It is not by design that this is the third article I've written about Blood, Sweat & Tears in less than two months. It just kind of worked out that way. For those of you who think that number is too many, please take note, I don't foresee another one coming anytime soon.
Until now, I've never heavily faulted an artist for genuinely heartfelt experimentation even if the attempt failed. That ends now.
Even though it went all the way to number one Blood, Sweat & Tears 3 was neither the artistic success nor the hit its predecessor was. That eponymous second disc went platinum four times.
BS&T 3 had some good moments but based on the song we're about to discuss today it appeared that the popular horn band was trying too hard to be loved by music critics who never really embraced the post-Al Kooper lineup. Was "Symphony for the Devil / Sympathy for the Devil," their brief foray into prog-rock territory, an attempt to impress the right people?
BS&T was often viewed as being too establishment for a number of reasons, most notably for touring Eastern Europe on behalf of the State Department during the Viet Nam era. It was a time when any cooperation with the federal government was viewed with contempt and the band's image suffered because of it.
BS&T opened side two of their 1970 LP with a cover of The Rolling Stones' "Sympathy for the Devil." Introducing the song was a brief, slow, eerie dirge, "Symphony for the Devil," written by keyboard player and arranger Dick Halligan. Then, a drum roll by Bobby Colomby takes us into the main theme that is horribly sung by David Clayton-Thomas.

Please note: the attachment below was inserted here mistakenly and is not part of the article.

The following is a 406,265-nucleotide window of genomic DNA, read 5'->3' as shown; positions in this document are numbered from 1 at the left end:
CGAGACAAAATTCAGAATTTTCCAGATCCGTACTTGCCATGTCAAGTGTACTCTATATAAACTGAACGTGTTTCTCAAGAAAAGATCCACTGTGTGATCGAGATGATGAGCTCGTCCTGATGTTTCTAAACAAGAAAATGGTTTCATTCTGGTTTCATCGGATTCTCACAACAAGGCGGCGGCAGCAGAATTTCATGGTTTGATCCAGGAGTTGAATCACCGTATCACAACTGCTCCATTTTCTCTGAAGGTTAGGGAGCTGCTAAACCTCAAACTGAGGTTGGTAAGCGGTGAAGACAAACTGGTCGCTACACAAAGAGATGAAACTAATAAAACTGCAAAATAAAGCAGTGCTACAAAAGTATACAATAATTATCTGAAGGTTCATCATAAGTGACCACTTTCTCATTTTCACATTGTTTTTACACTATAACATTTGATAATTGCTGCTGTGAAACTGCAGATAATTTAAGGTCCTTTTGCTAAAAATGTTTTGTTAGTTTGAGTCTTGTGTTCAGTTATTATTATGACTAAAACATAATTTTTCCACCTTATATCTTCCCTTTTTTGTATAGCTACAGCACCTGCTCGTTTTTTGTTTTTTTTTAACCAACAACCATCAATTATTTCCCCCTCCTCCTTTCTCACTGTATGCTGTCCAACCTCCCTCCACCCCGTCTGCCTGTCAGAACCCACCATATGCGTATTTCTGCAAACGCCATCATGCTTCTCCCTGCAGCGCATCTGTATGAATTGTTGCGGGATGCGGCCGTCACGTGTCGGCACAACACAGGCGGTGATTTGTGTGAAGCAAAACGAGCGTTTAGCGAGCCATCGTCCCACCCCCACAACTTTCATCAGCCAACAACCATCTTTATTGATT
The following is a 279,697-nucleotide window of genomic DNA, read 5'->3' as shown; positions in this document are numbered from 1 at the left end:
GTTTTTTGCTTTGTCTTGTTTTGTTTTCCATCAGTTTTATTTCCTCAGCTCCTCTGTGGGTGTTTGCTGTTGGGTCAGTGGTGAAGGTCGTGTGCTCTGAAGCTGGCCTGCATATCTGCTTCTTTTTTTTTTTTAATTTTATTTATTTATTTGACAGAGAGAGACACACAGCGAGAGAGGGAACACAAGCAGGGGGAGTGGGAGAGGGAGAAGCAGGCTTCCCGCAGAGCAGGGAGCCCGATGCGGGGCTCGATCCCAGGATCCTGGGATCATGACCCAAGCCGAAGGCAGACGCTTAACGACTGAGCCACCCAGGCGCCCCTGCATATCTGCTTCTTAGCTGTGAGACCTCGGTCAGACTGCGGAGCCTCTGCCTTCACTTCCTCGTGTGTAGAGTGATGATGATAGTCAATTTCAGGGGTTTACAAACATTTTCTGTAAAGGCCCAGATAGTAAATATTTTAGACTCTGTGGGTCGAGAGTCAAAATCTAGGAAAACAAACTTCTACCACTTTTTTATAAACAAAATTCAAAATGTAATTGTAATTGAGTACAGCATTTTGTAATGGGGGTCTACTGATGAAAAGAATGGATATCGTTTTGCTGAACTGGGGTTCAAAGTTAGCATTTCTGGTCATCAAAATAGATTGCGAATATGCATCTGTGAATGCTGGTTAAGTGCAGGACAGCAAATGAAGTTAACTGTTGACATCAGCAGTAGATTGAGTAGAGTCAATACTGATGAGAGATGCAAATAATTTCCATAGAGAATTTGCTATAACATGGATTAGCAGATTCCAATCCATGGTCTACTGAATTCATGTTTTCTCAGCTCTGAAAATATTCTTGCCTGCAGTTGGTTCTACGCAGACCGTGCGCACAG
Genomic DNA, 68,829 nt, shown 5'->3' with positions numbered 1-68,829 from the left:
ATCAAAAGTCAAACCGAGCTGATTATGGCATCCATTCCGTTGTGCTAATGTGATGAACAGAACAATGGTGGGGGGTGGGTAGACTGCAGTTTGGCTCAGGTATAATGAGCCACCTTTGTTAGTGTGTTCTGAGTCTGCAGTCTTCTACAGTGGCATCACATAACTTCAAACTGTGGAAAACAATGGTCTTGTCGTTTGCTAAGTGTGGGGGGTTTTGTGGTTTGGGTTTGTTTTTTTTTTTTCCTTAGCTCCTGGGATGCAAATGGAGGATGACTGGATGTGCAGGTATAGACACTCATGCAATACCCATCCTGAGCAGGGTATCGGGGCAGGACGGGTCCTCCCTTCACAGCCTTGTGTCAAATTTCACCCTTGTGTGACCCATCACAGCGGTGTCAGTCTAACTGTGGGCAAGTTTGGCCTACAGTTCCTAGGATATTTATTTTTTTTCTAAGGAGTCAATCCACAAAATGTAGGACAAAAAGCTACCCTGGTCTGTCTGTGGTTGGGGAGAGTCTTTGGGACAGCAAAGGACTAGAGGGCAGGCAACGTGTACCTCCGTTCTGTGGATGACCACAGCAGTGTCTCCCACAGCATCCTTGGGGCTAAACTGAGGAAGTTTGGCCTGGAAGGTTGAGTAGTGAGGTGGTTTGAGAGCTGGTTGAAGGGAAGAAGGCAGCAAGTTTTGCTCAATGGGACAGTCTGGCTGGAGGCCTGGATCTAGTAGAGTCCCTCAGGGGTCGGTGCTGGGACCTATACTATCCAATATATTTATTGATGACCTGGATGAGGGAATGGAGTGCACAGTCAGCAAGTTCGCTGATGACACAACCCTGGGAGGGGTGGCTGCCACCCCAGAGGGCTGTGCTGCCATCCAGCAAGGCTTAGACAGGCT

The arrangement gradually increases in intensity until it reaches a long instrumental section highlighted by an unmelodic sax solo by Fred Lipsius. Next, all the horns join in followed by a crashing gong that cues the whole band to speak the lyrics as part of a fade-in before the low volume instrumental finale.
The record label shows that the "Sympathy" portion of the track was broken down into sections with titles that were just as over the top as the sounds emanating from the grooves.
I - Emergence
a - Fanfare
II -Devil's Game
a - Labyrinth
b- Satan's Dance
c- The Demand
III - Submergence
a - Contemplation
b - Return
Did Blood, Sweat & Tears believe they were actually creating art? Who was their intended audience? Yoko Ono? The track was pretentiousness for its own sake but I'm sure Keith Richards and Mick Jagger were laughing all the way to the bank because, despite it's failings, the album went gold.
I sold my copy of the LP years ago even though I liked some of it. Unfortunately, I allowed "Symphony for the Devil / Sympathy for the Devil" to ruin the entire record for me.